“The carrying of Negroes among the Indians has all along been thought detrimental, as an intimacy ought to be avoided.” – A passage from a 1751 South Carolina law
It has often been said that the greatest invention of all time was the sail, which facilitated the internationalization of the globe and thus ushered in the modern era. Columbus’ contact with the New World, alongside European maritime contact with the Far East, transformed human history, and in particular the history of Africa.
It was the sail that linked the continents of Africa and America, and thus it was also the sail that facilitated the greatest involuntary human migration of all time. The African slave trade is a complex and deeply divisive subject that has had a tendency to evolve according the political requirements of any given age, and is often touchable only with the correct distribution of culpability. It has for many years, therefore, been deemed singularly unpalatable to implicate Africans themselves in the perpetration of the institution, and only in recent years has the large-scale African involvement in both the Atlantic and Indian Ocean Slave Trades come to be an accepted fact.
There can, however, be no doubt that even though large numbers of indigenous Africans were liable, it was European ingenuity and greed that fundamentally drove the industrialization of the Transatlantic slave trade in response to massive new market demands created by their equally ruthless exploitation of the Americas.
What far less people are familiar with are the other forms of slavery in America, and the victims who were enslaved. Sizable numbers of Native Americans were enslaved, with some of them working alongside African slaves in the fields and others shipped off to the sugar islands. The total number of natives enslaved over the whole colonial period for both American continents is estimated at somewhere between 2.4 and 4.9 million, while estimates for North America north of Mexico are 141,000 to 340,000. These estimates do not seem to include slaves held by the native peoples themselves, nor do they include the serf-like status still a bit short of slavery that was imposed on millions of others.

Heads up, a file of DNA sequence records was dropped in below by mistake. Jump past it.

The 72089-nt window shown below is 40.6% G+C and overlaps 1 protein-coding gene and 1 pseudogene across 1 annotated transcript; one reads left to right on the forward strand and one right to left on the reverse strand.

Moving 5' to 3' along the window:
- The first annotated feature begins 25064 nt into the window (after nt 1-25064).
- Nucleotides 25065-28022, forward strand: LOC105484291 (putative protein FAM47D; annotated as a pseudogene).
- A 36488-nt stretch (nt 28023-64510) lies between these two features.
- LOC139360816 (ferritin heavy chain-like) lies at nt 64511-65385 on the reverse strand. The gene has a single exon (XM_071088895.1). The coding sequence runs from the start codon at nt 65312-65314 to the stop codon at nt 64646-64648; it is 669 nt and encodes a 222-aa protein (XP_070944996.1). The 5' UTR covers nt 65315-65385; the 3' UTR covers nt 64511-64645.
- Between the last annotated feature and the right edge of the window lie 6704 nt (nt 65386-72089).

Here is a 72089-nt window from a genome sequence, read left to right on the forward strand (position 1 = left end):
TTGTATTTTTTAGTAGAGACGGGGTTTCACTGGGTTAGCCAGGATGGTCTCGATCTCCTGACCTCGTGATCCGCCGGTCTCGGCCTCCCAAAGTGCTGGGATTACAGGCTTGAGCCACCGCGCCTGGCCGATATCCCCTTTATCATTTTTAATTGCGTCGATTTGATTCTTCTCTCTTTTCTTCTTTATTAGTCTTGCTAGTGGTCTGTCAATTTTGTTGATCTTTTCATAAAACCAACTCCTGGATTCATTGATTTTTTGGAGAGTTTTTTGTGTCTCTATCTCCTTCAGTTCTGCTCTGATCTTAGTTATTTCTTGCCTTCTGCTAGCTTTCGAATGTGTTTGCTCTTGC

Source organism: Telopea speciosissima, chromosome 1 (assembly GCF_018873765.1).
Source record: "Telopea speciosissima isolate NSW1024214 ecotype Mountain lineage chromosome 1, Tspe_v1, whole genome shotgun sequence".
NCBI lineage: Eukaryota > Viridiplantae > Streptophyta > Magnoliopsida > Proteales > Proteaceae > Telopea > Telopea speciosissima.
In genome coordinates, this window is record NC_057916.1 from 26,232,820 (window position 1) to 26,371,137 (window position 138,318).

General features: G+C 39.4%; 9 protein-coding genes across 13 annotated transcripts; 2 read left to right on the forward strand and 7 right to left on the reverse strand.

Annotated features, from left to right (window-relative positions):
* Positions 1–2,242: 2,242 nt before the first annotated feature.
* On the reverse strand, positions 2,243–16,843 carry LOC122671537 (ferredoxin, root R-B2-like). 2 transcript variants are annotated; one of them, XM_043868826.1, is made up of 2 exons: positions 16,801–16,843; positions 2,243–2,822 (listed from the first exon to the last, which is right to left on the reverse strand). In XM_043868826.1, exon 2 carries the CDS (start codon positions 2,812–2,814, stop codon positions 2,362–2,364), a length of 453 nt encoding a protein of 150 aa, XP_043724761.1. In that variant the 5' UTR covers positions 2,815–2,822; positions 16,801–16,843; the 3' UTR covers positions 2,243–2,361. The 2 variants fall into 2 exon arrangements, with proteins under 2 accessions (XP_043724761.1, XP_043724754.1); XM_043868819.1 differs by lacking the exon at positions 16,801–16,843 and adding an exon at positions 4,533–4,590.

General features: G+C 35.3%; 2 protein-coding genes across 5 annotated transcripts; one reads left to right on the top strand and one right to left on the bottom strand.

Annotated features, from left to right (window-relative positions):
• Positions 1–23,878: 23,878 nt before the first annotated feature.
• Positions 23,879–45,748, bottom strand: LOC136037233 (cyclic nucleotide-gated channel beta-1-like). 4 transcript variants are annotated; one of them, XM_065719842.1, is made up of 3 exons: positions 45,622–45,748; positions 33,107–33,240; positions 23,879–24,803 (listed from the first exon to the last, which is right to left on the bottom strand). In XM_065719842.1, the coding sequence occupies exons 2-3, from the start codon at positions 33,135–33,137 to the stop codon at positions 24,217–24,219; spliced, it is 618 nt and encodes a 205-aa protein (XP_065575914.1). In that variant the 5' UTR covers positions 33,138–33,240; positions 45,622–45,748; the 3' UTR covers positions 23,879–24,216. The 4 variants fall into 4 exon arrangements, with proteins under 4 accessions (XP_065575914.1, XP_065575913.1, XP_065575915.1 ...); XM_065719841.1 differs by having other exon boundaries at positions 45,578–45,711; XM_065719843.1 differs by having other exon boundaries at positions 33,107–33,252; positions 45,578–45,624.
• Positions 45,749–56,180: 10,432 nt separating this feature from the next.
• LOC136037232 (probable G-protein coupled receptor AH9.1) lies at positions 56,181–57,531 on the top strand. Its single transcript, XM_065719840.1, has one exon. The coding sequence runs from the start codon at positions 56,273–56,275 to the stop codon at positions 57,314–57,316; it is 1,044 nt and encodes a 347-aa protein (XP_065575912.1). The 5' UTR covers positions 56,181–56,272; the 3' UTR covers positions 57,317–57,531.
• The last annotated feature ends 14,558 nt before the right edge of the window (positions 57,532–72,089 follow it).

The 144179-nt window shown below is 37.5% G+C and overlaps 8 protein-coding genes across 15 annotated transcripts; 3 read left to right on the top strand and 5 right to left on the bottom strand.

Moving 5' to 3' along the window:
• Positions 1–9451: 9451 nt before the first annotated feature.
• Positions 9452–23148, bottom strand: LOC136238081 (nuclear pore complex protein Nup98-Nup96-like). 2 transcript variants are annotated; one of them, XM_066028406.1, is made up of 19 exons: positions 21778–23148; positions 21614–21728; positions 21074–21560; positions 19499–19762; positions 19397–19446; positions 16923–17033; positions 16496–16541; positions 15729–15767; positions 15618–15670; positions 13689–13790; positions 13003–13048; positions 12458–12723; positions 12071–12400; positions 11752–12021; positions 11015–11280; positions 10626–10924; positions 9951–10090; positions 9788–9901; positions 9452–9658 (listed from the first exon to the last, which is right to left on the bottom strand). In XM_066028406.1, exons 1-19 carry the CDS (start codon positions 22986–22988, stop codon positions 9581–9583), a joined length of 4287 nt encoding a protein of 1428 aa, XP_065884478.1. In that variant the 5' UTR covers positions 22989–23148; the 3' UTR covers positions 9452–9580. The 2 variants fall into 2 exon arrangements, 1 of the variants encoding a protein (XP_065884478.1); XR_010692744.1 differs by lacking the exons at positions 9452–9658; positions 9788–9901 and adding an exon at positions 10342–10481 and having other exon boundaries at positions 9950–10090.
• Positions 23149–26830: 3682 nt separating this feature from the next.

Prior to the European colonization of what is now the United States, native groups themselves took captives. Men were often killed, and children were incorporated into their captors’ tribe, but there were hundreds of tribal peoples and many variants on the fate of captives. In the Pacific Northwest, slaves were killed in rituals, including being ritually cannibalized. After the arrival of the Europeans, the number of captives increased, and their fates became intertwined with the colonists and their African slaves.
In the Southwest, there was a slave trade in New Mexico and northern Mexico involving captives for use as domestic servants and sales to the silver mines in Mexico. The formidable Comanches were just another nomadic group until they were exposed to horses (probably from stock released during the Pueblo rebellion of 1680 in New Mexico). They formed a new culture and became an almost imperial force, which involved conducting raids for slaves.
Afro-Tejano slaves in Spanish Texas had different social circumstances than slaves held in the later Texas Republic. In the Southeast, slave raiding and trading involved the colonies of the English, Spanish and French. Moreover, several thousand free African Americans owned slaves and slavery in the United States did not end with freeing slaves in the South in 1865.
America’s Forgotten Slaves: The History of Native American Slavery in the New World and the United States examines the different systems of slavery practiced across America. Along with pictures depicting important people, places, and events, you will learn about America’s forgotten slaves like never before.
*Includes a bibliography for further reading